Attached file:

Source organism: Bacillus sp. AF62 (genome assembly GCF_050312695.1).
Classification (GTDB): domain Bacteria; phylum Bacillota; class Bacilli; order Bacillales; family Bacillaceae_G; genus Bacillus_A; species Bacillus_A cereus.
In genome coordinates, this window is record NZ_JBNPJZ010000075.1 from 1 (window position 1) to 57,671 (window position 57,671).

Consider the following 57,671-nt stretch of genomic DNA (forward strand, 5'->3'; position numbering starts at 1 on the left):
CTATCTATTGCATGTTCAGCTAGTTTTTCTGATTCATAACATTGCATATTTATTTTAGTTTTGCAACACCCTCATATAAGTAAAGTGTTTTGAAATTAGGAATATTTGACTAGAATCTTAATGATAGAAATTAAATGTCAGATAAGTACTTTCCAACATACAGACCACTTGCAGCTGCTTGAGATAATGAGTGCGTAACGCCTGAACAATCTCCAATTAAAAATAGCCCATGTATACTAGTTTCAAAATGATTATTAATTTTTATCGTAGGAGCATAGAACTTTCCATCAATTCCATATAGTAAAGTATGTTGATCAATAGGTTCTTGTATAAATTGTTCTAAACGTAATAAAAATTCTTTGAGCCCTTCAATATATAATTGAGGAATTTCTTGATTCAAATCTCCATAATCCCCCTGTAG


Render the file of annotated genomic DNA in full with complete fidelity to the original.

Source organism: Bacillus sp. AF62 (genome assembly GCF_050312695.1).
Classification (GTDB): domain Bacteria; phylum Bacillota; class Bacilli; order Bacillales; family Bacillaceae_G; genus Bacillus_A; species Bacillus_A cereus.
In genome coordinates, this window is record NZ_JBNPJZ010000075.1 from 1 (window position 1) to 57,671 (window position 57,671).

Consider the following 57,671-nt stretch of genomic DNA (forward strand, 5'->3'; position numbering starts at 1 on the left):
CTATCTATTGCATGTTCAGCTAGTTTTTCTGATTCATAACATTGCATATTTATTTTAGTTTTGCAACACCCTCATATAAGTAAAGTGTTTTGAAATTAGGAATATTTGACTAGAATCTTAATGATAGAAATTAAATGTCAGATAAGTACTTTCCAACATACAGACCACTTGCAGCTGCTTGAGATAATGAGTGCGTAACGCCTGAACAATCTCCAATTAAAAATAGCCCATGTATACTAGTTTCAAAATGATTATTAATTTTTATCGTAGGAGCATAGAACTTTCCATCAATTCCATATAGTAAAGTATGTTGATCAATAGGTTCTTGTATAAATTGTTCTAAACGTAATAAAAATTCTTTGAGCCCTTCAATATATAATTGAGGAATTTCTTGATTCAAATCTCCATAATCCCCCTGTAG